Friday, July 26, 2013

Today’s Challenge: Letting Go

Today’s Challenge question comes from a leader who’s having trouble letting go. It was positioned as, “How do I delegate, when I really want to do it myself?” I’ve written about delegation previously: Delegation Without Guilt and Is Your Leadership Career Stalled? Perhaps these posts will help. However, I sense a deeper question – I’m not sure it’s about delegation at all.

Letting Go

One of the definitions of leadership I like is getting work done through others. If you and I are unable or unwilling to let go, it’s impossible to activate the “through others” part of that definition. If that’s the case, we may be faced with the question, do I really want to lead?

So, if you’re struggling to let go, I think you may want to start by asking why. I’m guessing your response will fall into one of the following categories.

You really are gifted and called to do the work yourself. A craftsman is a craftsman. He or she may never want to be the leader of craftsmen. That’s great. If this is you, acknowledge your giftedness and work within your sweet spot. Don’t try to lead.

You feel others won’t do “it” as well as you do. This is almost always true in the beginning. That’s why one of our primary roles as a leader is to develop others. You really don’t want to be the smartest person in the room. You want to recruit, select, train and develop others to far surpass your level of competency. If others can’t do it as well as you can, teach them how.

You have confidence issues. Some leaders limit their effectiveness because they do not have confidence they can be successful at the next level. I’ve been told this is often a subconscious act of career sabotage. Therefore, a failure to delegate may be fear based. My suggestion, start small and give it a try – you may find you like it.

You want the recognition. You want to be the one who comes through and gets the job done. You’d rather be the fire fighter than the fire chief. You want to save the cat from the tree and the old lady from the burning building. You want to be the hero. If this is you, I’m not sure I can help you. Just temper your expectations regarding the breadth of your influence.

You are satisfied with your current level of influence and impact. It was John Maxwell who first introduced me to the phrase, “You’ve got to give up to go up.” If you don’t want to give up any of the tasks and responsibilities you now have, you’ll ultimately reach a dead end as a leader. We all have personal capacity limits. Delegation is one of the strategies for creating more capacity. If you won’t delegate, if you have to do it all yourself, there will come a day when you can do no more.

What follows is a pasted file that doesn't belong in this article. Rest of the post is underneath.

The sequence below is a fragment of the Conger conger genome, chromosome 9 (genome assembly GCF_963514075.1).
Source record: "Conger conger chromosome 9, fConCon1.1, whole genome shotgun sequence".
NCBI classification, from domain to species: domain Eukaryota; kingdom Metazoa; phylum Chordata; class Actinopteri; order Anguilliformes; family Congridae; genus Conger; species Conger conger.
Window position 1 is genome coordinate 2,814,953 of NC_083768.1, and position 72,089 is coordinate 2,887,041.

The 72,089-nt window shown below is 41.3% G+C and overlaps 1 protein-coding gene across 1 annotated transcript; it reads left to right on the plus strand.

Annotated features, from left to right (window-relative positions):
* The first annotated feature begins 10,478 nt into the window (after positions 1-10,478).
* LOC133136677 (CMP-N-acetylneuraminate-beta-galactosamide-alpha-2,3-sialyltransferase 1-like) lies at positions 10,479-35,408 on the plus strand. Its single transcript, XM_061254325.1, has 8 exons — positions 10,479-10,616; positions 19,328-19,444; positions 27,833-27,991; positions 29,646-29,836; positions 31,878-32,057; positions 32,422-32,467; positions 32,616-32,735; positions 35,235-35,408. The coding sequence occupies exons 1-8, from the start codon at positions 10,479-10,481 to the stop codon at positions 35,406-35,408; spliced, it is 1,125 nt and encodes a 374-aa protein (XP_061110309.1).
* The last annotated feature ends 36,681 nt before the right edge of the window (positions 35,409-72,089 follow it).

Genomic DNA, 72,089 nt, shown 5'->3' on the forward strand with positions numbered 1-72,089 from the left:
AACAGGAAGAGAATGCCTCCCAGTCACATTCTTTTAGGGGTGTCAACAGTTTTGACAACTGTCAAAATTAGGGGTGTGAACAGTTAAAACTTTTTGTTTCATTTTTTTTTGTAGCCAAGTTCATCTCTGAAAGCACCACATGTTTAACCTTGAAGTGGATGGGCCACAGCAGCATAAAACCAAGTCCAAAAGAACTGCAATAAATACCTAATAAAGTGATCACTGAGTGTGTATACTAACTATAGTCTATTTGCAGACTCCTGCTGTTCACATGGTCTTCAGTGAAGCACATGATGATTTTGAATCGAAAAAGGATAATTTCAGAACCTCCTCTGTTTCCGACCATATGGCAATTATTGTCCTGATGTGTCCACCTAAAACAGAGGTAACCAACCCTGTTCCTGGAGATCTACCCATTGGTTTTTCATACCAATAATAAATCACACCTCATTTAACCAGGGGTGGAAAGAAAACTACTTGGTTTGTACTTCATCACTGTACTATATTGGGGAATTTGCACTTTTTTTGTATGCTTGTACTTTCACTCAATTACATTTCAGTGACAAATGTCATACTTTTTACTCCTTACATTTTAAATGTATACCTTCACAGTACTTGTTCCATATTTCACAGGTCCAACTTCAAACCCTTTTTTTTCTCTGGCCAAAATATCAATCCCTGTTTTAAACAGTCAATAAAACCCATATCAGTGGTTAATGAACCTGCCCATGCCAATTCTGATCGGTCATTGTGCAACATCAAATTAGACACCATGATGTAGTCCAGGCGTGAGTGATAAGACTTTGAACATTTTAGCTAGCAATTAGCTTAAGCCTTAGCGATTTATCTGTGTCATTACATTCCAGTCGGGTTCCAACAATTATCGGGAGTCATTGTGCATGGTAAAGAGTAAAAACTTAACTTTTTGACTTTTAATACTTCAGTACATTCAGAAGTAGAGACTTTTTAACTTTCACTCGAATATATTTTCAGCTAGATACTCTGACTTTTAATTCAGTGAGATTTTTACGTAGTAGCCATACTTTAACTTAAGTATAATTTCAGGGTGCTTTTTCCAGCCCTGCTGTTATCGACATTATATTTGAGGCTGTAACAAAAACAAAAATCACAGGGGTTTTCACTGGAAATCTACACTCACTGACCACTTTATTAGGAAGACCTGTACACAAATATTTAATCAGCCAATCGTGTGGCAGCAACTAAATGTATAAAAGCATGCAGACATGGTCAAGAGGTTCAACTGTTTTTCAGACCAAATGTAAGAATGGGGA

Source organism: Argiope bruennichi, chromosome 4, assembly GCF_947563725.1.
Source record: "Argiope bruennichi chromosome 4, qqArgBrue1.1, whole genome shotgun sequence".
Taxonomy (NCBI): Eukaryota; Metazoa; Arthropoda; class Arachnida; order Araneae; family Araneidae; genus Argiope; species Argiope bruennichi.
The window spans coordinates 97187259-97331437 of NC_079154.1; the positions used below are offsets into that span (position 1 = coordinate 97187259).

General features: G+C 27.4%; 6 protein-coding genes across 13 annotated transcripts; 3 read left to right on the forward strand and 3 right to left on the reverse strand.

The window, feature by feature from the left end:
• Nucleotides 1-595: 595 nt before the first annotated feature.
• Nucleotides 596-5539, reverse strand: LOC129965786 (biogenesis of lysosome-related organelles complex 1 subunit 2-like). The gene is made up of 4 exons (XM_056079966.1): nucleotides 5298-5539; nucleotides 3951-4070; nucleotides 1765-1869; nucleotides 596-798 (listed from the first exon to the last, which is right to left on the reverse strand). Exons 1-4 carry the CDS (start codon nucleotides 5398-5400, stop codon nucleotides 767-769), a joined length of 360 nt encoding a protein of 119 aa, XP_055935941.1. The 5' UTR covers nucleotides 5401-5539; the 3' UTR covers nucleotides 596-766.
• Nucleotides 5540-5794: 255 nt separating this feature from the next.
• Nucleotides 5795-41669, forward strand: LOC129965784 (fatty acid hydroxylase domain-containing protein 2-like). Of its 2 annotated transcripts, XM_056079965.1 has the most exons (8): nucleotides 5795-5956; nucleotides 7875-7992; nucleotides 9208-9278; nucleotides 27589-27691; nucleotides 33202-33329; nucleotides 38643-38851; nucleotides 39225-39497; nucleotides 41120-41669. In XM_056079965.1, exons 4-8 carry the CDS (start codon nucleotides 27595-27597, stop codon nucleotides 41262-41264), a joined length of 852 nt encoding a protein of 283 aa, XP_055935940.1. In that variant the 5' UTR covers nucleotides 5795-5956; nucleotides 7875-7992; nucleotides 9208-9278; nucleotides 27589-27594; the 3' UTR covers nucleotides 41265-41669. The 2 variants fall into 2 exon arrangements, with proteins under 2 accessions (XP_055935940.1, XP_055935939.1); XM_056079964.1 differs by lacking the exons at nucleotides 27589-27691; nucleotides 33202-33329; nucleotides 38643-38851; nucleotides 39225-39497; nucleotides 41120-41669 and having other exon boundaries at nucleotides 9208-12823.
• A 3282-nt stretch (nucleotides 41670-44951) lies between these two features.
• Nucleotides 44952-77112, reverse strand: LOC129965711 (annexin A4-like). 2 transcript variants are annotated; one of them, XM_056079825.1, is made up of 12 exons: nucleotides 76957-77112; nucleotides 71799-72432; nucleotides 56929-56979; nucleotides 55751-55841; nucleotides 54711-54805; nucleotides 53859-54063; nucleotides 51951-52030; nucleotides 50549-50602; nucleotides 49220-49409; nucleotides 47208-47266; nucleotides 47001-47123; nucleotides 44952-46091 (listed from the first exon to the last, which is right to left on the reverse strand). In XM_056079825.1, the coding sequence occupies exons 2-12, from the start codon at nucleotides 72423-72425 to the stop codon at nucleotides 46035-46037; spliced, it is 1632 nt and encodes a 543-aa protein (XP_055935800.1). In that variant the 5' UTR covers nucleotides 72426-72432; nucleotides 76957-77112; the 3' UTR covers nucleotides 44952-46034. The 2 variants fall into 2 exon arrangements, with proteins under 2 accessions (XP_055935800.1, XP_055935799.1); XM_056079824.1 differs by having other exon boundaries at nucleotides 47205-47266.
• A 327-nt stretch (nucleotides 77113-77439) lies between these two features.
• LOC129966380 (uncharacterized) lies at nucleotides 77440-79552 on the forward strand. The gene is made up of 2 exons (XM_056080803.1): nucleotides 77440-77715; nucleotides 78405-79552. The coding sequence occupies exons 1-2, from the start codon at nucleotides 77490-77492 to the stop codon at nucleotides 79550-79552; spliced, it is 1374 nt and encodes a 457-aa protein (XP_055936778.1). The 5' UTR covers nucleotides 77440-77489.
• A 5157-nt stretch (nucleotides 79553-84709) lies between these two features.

Delegation is like basic math – addition and subtraction. We must be able to do this well if we ever hope to learn multiplication and division. It is a key strategy to help each of us expand our capacity and develop others. Invest the needed time and energy to master this and watch your leadership impact grow exponentially!

 

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Comments (6)
  1. How about this.

    You live a strategy with 3 parts and one Solution.

    1. Resentment you did not get your way in the past
    2. Anger you are not getting your way right now
    3. Fear you do not feel you are get your way in the future

    Solution live in your mind, thought wise in the present moment.

    Now what problem does not fit this description?

    What problem will this solution not cure?

    Don’t believe me, just ponder it for yourself.

    You know what helping people with that is called: LEADERSHIP!

    Shifterp Back To The Present

    - scott
    • Thanks, Scott! Great content. I want to think more about: Regret, Anger and Fear in this context – it makes sense to me. Thanks for sharing your wisdom with our community! Mark

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  3. I like your analogy in the last paragraph about having to learn addition and subtraction before you can learn multiplication and division.
    A huge benefit to being a good leader is being able to get much more accomplished (multiplication) than you ever could yourself, usually with better results, and in a shorter time. But in order to do make that happen, there are key leadership skills you must learn how to use well – one of them being delegation.
    I really like that, so I’m going to borrow that example from you if you don’t mind. =)

    - Vance McClenton
    • Vance – borrow freely! I’m thankful this post resonates with your experience. Thanks for joining the conversation! Mark

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